Odor Memory and Discrimination Covary as a Function of Delay between Encoding and Recall in Rats

Chem Senses. 2015 Jun;40(5):315-23. doi: 10.1093/chemse/bjv013. Epub 2015 Apr 21.


Nonassociative odor learning paradigms are often used to assess memory, social recognition and neuromodulation of olfactory pathways. We here use a modified object recognition paradigm to investigate how an important task parameter, delay between encoding and recall trials, affects the properties of this memory. We show that both memory for a previously investigated odorant and discrimination of a novel odorant decay with delay time and that rats can remember an odorant for up to 45min after a single trial encoding event. The number of odorants that can be encoded, as well as the specificity of the encoded memory, decrease with increased delay and also depend on stimulus concentration. Memory for an odorant and discrimination of a novel odorant decay at approximately the same rate, whereas the specificity of the formed memory decays faster than the memory itself. These results have important implications for the interpretation of behavioral data obtained with this paradigm.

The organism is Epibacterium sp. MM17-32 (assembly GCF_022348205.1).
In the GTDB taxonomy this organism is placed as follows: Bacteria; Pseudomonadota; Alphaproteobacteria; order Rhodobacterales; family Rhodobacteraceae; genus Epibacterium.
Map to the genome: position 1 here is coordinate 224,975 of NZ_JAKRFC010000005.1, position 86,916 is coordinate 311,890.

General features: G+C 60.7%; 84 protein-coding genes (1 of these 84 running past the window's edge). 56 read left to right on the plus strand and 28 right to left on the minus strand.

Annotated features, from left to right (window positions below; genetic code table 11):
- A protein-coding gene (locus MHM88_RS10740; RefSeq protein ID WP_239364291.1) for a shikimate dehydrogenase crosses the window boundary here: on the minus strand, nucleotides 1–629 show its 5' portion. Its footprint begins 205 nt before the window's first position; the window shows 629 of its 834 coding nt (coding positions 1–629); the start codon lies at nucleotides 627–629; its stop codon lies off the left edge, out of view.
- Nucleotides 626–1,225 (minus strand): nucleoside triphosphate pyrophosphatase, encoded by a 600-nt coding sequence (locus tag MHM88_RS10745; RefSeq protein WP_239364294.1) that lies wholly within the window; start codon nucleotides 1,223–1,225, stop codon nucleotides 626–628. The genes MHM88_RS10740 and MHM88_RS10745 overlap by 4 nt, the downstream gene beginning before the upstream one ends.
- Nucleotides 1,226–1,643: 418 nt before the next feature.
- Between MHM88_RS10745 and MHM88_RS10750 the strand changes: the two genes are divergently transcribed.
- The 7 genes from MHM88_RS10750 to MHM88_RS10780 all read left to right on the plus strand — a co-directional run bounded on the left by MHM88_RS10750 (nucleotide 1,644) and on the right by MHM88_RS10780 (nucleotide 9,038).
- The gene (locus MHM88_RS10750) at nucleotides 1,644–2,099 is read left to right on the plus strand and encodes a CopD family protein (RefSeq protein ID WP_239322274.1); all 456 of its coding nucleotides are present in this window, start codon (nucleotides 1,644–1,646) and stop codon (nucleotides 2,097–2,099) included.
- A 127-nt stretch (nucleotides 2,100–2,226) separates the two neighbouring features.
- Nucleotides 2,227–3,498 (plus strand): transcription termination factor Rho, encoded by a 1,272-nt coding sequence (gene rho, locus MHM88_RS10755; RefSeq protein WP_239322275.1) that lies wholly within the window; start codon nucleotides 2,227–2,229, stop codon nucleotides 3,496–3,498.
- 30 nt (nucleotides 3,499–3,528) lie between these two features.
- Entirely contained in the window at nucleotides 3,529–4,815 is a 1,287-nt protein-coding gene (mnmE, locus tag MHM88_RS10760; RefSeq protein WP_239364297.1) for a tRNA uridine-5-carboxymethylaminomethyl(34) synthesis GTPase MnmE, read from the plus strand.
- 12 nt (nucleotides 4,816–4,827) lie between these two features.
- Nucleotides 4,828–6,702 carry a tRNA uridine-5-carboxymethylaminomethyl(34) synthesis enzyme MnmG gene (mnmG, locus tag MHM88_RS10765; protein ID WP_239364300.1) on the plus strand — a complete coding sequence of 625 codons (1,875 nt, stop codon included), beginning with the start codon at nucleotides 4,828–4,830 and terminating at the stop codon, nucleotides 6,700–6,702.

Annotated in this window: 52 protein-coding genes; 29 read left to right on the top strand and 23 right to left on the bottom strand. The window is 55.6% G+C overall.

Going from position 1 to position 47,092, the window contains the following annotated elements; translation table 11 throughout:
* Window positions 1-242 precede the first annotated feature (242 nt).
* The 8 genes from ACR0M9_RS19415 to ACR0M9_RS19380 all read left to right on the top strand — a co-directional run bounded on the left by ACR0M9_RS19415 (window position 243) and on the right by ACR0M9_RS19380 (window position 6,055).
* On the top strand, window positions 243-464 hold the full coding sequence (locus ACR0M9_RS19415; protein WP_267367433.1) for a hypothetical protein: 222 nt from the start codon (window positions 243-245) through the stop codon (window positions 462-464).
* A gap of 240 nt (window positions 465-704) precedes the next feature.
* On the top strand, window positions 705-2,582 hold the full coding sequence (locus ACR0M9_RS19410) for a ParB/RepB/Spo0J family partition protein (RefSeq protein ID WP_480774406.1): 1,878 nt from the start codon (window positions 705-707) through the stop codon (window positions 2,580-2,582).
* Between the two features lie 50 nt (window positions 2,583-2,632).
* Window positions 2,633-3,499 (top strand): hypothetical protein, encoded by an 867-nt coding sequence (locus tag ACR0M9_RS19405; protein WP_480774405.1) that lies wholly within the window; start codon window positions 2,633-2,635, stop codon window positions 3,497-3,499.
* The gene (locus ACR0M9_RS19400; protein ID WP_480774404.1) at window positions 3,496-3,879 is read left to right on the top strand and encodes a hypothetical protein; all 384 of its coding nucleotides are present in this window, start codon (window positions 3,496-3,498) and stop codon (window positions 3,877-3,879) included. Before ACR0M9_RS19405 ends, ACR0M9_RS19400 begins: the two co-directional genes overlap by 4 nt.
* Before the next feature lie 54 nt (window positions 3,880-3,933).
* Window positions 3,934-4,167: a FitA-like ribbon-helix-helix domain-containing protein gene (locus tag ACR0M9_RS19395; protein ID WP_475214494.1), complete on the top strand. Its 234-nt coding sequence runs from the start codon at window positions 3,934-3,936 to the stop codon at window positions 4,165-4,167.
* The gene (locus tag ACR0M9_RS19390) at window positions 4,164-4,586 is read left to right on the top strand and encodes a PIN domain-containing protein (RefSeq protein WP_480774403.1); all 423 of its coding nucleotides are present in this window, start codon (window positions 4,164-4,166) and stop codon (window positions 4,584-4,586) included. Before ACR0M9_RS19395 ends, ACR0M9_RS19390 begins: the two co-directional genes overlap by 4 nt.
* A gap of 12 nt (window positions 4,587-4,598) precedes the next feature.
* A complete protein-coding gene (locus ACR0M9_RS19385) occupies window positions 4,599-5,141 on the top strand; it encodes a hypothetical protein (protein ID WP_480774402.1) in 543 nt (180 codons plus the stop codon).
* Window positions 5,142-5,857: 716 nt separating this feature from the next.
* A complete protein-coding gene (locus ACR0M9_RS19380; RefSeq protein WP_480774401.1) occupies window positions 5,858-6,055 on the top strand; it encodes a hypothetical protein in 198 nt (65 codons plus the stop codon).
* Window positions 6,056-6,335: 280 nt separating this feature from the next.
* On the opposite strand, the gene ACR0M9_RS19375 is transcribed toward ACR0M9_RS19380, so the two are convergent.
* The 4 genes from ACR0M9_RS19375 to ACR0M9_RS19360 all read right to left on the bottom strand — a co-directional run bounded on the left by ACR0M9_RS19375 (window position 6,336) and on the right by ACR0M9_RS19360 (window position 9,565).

Keywords: discrimination; memory; olfaction; recognition.

MeSH terms

  • Animals
  • Discrimination Learning / physiology*
  • Memory / physiology*
  • Mental Recall / physiology*
  • Odorants*
  • Rats
  • Time Factors